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US Pays Tribute to Military Veterans

Members of the U.S. Air Force Honor Guard perform a drill at the 9/11 Memorial in New York, November 10, 2014.

A major concert in Washington, D.C. is among the many events planned across the United States Tuesday during the annual Veterans Day holiday.

As many as 800,000 people are expected to gather on the National Mall in front of the U.S. Capitol for the "Concert for Valor" event, featuring such acts as rock-and-roll legend Bruce Springsteen, rhythm-and-blues singer Rihanna, country star Carrie Underwood and heavy metal band Metallica.

Organizers are hoping to use the concert to raise awareness for organizations aimed at helping military veterans once they leave active service.

The Veterans Day holiday was first observed in the United States in 1919 as Armistice Day, celebrating the formal agreement signed in Versailles, France on November 11, 1918 that ended World War I -- "the war to end all wars" -- between Germany and the allied nations of Britain, France and the United States.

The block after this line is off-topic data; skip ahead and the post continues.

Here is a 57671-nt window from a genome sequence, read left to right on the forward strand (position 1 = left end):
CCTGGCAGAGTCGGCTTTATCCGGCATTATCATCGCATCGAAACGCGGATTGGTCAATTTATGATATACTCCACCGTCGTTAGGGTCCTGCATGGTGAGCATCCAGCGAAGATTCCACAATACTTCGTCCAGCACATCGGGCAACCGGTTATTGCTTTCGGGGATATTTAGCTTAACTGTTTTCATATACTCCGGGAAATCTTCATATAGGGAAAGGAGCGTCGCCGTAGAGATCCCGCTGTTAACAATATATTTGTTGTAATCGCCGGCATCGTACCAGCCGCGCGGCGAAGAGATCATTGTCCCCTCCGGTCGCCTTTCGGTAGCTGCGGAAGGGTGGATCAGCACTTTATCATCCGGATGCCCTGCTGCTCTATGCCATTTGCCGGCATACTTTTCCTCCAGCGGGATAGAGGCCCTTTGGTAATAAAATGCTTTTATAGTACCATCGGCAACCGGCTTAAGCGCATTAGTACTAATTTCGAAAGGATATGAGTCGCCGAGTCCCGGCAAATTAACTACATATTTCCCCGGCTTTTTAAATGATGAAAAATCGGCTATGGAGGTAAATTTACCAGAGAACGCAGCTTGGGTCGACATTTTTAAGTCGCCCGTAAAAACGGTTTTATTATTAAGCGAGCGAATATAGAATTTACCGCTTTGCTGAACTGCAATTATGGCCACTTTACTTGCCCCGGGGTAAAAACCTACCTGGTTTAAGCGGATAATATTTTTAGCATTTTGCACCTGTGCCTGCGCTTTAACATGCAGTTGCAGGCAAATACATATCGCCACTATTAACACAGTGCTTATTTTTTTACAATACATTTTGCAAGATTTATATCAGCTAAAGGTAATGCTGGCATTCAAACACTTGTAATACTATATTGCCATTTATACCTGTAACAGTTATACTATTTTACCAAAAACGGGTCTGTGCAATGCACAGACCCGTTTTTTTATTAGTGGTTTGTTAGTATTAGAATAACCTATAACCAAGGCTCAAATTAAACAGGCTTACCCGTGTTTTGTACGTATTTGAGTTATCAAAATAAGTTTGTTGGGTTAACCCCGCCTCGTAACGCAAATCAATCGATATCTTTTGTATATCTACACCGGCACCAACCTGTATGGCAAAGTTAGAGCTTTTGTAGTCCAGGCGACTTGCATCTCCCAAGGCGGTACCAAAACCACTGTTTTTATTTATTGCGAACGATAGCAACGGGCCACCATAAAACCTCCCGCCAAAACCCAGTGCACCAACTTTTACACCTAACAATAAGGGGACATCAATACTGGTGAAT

Armistice Day became an official U.S. holiday in 1938, and remained so until 1954, when it was renamed Veterans Day in the aftermath of both World War II and the Korean War.

The U.S. Veterans Day holiday also coincides with other World War I-era holidays around the world, including Remembrance Day in Britain and the Commonwealth nations of Australia and Canada.